As Ralphie bites into his sprouts, tuna and wheat bread sandwich, Mr. McCall hears a loud crunch. He gives Ralphie the stinkeye, to which Ralphie claims that “it’s the bones in the tuna.”

More stinkeye. Ralphie pushes his sandwich over to Mr. McCall, who opens the sandwich to find potato chips stashed inside.

“You want to make security guard? You have to lose weight.”

Chastened, Ralphie removes the chips.

“Progress, not perfection, Ralphie.”

This scene is from the Denzel Washington movie The Equalizer. But it’s a fundamental lesson for any of us who have ever embarked on a difficult journey towards betterment, be it finishing a degree, dumping weight or rising out of difficult conditions.

Photo by Scott Webb on Unsplash

Perfection is a myth

Years ago I had a mentor who insisted that I write a short e-book or else he would refuse to keep working with me. The following week I wrote a 200-page book on networking skills. It blew us both away.

However, finishing it escaped me. For the next six years, I kept updating, changing, tweaking, rewriting, editing. There was forever something new to add, a better way to write a sentence. I ran through multiple editors. That book never saw the light of day because I was driving for perfection. The book died an ugly death and still sits on my computer as a manuscript. I re-read it recently. It’s an embarrassing piece of crap writing.

I was chasing a chimera, “a thing that is hoped or wished for but in fact is illusory or impossible to achieve.”

Photo by Kaitlyn Baker on Unsplash

Just Get It Done

In early 2010, I had the idea for a different book, a book about the intense power of words. I hired a book mentor. Nine months later I had the finished product in my hand. That book went on to win three prizes. Surprised the hell out of me. However, the advice I got along the way-other than to put my nose to the grindstone and get the work done- was not to worry about perfection. Does the book have a typo or two? Yup.

Are there sections I might have changed? Yup.

Could I go back and obsess about minutae and details? Yup.

But I didn’t. And that’s why the book got finished. I turned around and wrote an other one right away in three months. That one also won a prize. That also surprised the hell out of me.

Neither of those books was perfect. But they were in every way good enough.

by Michael Dam on Unsplash

Flawed But Perfect

Anyone who has ever been dogged unmercifully by the need to make something that we create perfect knows the hell we live in when each day we wake up with a brand new idea. We erase, rewrite, start over. Rather than trust our intuition, which is often spot on the first time, we second- guess, challenge and obsess to the point of near-insanity.

For example, our bodies. In a world of air-brushed perfection (which is a lie, since nobody in real life looks like that), we can be driven to nuthood by the search for the perfect pill, the right food/diet/ the magic machine or the guaranteed exercise program to deliver us the body of Adonis or Wonder Woman. It’s an impossible dream but the implied promise keeps a great many gyms, supplement companies, dieticians and machine manufacturers in business. And still we don’t get there.

Nothing in Nature is Perfect, Except That it Is.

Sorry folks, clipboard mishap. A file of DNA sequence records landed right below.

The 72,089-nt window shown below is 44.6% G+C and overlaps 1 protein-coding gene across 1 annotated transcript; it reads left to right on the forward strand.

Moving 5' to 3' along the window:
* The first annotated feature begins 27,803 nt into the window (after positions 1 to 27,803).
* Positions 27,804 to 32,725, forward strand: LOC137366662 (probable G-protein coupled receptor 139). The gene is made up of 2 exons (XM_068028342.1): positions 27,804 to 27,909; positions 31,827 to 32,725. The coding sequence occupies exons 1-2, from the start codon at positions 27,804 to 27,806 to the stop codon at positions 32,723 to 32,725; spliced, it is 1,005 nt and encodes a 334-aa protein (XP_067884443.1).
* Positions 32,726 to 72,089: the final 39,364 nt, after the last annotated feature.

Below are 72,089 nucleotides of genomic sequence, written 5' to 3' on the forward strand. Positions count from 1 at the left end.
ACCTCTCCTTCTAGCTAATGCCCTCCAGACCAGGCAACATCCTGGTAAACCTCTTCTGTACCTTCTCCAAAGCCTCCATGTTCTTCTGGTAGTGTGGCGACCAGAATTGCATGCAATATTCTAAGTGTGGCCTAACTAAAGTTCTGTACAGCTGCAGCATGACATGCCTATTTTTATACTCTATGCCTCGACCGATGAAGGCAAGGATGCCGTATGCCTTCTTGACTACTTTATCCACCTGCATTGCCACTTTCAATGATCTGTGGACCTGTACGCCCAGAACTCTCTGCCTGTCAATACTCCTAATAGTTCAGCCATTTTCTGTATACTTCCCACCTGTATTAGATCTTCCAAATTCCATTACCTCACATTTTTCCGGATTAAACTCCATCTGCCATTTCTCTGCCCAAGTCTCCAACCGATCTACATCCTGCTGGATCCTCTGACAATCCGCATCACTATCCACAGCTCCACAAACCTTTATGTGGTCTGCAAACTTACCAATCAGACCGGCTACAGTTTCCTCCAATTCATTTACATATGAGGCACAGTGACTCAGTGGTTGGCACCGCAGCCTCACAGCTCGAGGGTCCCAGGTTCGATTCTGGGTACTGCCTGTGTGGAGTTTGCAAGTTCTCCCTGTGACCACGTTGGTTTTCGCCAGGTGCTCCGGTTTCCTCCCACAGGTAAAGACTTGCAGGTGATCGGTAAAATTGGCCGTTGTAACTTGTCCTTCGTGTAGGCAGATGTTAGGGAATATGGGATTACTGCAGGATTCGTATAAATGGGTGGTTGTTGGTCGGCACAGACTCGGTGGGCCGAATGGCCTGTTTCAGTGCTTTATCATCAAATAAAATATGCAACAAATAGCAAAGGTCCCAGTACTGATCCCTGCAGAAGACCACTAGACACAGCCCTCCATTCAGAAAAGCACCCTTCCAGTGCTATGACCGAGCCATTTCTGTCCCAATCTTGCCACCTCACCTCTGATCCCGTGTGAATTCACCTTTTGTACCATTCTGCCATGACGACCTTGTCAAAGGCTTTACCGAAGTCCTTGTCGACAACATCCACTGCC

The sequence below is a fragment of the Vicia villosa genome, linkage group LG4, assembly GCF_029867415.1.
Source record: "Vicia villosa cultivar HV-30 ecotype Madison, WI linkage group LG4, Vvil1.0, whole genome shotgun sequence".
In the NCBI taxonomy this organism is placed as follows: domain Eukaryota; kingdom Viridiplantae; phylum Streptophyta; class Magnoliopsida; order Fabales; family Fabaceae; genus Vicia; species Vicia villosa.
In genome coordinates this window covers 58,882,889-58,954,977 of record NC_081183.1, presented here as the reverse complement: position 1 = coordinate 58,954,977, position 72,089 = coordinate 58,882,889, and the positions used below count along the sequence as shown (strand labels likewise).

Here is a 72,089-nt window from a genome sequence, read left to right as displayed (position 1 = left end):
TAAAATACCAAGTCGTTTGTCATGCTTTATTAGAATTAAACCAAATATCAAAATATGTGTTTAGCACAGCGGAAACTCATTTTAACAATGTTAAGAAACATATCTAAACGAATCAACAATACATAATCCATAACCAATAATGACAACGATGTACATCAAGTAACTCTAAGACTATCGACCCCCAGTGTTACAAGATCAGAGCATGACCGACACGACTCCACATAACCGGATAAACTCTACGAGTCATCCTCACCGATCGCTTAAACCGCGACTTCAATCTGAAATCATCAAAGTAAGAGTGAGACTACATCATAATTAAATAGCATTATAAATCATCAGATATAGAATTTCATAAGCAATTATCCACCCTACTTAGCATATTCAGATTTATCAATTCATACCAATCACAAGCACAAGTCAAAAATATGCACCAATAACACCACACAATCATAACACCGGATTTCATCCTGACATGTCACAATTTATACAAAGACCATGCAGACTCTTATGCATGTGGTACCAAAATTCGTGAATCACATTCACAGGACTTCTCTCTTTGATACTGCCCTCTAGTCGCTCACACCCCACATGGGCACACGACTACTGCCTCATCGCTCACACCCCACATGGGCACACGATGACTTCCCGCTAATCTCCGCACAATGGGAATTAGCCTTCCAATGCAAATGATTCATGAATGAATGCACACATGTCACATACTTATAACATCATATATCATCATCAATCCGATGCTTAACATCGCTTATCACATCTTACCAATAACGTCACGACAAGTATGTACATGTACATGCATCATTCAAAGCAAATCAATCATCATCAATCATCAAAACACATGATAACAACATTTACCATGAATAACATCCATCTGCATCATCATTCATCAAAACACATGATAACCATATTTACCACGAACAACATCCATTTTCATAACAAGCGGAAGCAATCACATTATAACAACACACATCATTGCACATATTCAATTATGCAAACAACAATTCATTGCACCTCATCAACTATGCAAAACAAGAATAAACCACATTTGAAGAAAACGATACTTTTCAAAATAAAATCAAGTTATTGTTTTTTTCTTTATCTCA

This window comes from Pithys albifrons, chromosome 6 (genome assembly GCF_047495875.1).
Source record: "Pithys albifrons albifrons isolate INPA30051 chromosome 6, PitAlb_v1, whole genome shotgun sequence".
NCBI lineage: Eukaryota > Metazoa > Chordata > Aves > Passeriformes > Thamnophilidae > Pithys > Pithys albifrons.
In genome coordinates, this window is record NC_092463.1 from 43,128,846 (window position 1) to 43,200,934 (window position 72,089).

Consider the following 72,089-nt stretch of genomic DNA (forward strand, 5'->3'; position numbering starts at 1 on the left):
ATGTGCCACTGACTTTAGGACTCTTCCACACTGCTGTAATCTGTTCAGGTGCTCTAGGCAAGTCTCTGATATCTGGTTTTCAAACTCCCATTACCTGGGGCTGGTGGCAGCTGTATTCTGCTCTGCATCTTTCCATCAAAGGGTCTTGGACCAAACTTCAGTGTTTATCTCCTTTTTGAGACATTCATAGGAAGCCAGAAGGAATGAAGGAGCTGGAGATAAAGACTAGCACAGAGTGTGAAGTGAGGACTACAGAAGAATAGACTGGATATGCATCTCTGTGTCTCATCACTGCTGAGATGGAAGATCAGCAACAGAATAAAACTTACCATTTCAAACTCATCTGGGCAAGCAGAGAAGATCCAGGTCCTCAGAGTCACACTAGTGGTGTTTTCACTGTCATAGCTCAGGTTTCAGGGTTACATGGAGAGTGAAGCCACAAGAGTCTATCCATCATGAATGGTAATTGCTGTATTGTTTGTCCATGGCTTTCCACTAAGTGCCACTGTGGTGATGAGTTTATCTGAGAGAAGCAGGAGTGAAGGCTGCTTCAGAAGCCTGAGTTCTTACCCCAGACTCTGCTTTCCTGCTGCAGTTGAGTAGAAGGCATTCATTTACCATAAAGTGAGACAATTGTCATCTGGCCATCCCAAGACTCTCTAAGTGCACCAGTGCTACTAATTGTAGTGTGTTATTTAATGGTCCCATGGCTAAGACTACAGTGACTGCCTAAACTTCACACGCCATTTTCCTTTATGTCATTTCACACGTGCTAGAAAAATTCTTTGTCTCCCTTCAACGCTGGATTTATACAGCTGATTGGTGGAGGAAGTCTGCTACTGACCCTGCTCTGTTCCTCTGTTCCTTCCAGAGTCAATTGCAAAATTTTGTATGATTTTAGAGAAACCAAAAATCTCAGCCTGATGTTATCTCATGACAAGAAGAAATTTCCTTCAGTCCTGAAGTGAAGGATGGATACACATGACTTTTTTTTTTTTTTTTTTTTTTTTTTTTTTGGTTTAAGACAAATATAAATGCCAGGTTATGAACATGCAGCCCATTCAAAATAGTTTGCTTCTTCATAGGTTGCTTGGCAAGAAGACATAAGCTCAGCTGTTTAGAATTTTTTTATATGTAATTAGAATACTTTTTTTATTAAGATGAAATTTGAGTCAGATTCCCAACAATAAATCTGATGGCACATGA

“In traditional Japanese aesthetics, Wabi-sabi (侘寂) is a world view centered on the acceptance of transience and imperfection. The aesthetic is sometimes described as one of beauty that is ‘imperfect, impermanent, and incomplete.”’ -Wikipedia

This lovely notion is freeing, when we see it as it is. Even the most perfect flower or plant, the most carefully-cultivated gardens contain imperfections. A gorgeous model’s face most likely has a blemish carefully hidden by makeup. Nothing in Nature is perfect- what is perfect is our ability to accept things as they are, including our own perfect imperfection.

by Igor Ovsyannykov on Unsplash

In some world cultures and religions, weaving an imperfection into a piece of cloth or a rug is an acknowledgement that faced with the Authority of Life, nothing is perfect. This act reminds the artist that we are humbled by Forces far larger than we. Our very best is enough. It is the best we can do at any given time.

Incremental Steps

In Ralphie’s case, Mr.McCall did help him make security guard. One small step at a time. As someone who took on the challenge of dumping nearly a hundred pounds, it took me a year of hard, slogging, steady work. There were many days and months when a plateau drove me nuts. You feel like giving up. That donut looks awfully good, and some days you succumb. I sure did. I still do.

Progress, not perfection.

But I got there. That was thirty years ago this year. Every day I am faced with the same choices- the yogurt or the donut (a bowl of yogurt is six inches from my left wrist as I write this). Progress. I can’t expect perfection because I’m not capable of it. I am subject to Forces far greater than I am which remind me regularly of my failings, faults and inadequacies. What I don’t do is let them defeat me, or make stop trying. What I can do is put for the very best efforts I can, whether that’s writing another book, keeping the weight under control, or starting a new business. I am happy with progress. Day by day, inch by inch, brick by brick, dollar by dollar.

The trick is to give ourselves permission to be imperfect, which in and of itself, makes us perfect just as we are. This way, as we strive, we can honor every single small step towards a new goal, recognizing that life is always progress, not perfection.